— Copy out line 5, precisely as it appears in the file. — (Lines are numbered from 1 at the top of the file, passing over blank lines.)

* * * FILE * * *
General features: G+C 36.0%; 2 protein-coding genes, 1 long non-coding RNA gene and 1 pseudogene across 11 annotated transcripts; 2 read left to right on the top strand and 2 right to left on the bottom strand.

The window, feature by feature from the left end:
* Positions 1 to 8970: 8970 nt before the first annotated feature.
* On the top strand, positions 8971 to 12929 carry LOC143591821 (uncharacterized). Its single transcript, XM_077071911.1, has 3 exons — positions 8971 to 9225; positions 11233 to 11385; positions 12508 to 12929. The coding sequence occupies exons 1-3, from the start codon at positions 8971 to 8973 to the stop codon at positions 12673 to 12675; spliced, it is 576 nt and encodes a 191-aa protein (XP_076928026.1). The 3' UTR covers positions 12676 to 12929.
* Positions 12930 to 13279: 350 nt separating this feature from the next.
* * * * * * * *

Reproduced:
* Positions 12930 to 13279: 350 nt separating this feature from the next.